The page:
Pollution from industry, agricultural runoff, pharmaceuticals and other sources contaminates water around the world, and detecting it can be expensive and time-consuming. Now researchers have developed a quick, potentially inexpensive way to test for at least 16 dangerous contaminants, including lead, copper and antibiotics, according to a study published in Nature Biotechnology.

The test takes cues from bacteria, which are especially adept at reacting to specific contaminants. “Nature has been solving this problem for billions of years,” says study co-author Julius Lucks, a chemical and biological engineer at Northwestern University. His team searched the literature to find out which proteins bacteria produce to deal with various pollutants. The researchers' new, handheld testing device takes advantage of these proteins' reactions using a series of vials: each has a freeze-dried solution that incorporates a specific protein, which causes the mixture to glow green when an added drop of water contains a particular contaminant.

Each solution includes custom-engineered strands of DNA with one section that a pollutant-sensing protein is bound to and another section that generates a fluorescent glow if activated. The solutions also contain RNA polymerase, which makes RNA by following a DNA strand. If the protein bound to the DNA encounters its corresponding contaminant, the protein changes shape and falls off. This lets the RNA polymerase travel all the way along the DNA strand, making the sample fluoresce green.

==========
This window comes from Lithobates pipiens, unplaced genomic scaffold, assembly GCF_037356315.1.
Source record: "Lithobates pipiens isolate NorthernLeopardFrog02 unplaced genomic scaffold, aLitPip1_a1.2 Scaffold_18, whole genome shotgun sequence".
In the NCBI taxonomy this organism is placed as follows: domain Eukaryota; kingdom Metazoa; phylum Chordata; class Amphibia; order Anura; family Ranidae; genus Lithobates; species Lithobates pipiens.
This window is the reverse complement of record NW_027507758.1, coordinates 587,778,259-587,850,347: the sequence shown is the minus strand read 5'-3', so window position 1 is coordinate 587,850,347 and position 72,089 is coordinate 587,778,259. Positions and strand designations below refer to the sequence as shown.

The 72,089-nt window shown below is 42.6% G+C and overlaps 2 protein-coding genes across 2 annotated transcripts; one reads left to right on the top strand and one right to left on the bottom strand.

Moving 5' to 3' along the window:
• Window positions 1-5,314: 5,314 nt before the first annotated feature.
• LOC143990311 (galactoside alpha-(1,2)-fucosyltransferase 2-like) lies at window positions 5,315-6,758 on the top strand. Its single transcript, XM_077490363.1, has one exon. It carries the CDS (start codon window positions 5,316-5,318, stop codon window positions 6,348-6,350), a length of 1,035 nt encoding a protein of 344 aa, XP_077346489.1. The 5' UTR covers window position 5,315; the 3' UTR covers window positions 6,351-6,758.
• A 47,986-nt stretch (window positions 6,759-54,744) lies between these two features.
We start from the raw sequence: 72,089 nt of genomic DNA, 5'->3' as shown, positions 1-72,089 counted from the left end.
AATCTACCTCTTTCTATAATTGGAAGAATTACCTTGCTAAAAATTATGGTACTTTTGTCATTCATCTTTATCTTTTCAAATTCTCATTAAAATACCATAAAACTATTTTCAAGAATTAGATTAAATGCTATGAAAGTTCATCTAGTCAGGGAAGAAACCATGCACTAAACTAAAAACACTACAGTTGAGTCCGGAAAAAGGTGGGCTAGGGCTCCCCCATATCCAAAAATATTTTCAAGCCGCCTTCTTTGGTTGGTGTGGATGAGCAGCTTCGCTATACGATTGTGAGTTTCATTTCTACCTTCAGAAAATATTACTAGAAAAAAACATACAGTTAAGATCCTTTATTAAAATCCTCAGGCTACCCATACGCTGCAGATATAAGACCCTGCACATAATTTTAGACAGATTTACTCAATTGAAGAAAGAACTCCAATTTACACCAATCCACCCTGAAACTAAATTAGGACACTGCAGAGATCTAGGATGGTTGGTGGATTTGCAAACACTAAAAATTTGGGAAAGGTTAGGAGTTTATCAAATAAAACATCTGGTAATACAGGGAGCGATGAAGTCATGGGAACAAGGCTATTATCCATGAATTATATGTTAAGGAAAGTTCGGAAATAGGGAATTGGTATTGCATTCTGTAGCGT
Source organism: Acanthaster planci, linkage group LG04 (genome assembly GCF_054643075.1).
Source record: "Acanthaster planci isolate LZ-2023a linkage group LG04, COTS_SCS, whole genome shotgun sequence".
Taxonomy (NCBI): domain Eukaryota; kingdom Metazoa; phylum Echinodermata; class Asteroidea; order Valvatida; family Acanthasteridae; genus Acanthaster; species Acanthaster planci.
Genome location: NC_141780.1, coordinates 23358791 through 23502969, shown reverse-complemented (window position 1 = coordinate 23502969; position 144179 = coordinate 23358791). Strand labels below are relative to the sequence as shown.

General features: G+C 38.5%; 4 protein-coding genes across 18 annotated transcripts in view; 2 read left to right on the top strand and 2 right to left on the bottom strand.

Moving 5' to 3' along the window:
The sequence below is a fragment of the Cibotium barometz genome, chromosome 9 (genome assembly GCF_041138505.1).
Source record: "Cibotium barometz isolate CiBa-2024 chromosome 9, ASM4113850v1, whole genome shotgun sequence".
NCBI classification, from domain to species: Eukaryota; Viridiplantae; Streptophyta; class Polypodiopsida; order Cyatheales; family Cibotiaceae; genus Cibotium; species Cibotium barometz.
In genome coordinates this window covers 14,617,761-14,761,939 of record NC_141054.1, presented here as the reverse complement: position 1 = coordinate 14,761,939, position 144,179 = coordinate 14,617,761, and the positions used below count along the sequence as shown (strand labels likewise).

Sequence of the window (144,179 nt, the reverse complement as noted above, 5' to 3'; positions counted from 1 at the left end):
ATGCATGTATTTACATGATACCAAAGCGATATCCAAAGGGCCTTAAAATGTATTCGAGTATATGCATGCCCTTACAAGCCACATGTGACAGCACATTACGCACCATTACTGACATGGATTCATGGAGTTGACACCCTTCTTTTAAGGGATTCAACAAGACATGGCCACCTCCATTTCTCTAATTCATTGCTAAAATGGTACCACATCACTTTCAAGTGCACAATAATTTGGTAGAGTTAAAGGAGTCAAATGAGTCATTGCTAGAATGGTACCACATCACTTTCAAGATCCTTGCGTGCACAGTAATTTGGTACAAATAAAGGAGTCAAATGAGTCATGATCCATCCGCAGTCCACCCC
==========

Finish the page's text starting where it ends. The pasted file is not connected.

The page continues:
The study is “a really nice, clever and creative use of synthetic biology and highlights what the field can do well,” says Mary Dunlop, a synthetic biologist at Boston University, who was not involved in the research.

Researchers have used a similar method to detect pathogens, but this device is the first to identify so many pollutants, Lucks says. The test is “very promising,” says Susan Richardson, a University of South Carolina chemist, who focuses on water issues and was not involved in the research. She cautions, however, that it may need to react to lower contaminant concentrations before it can be widely useful.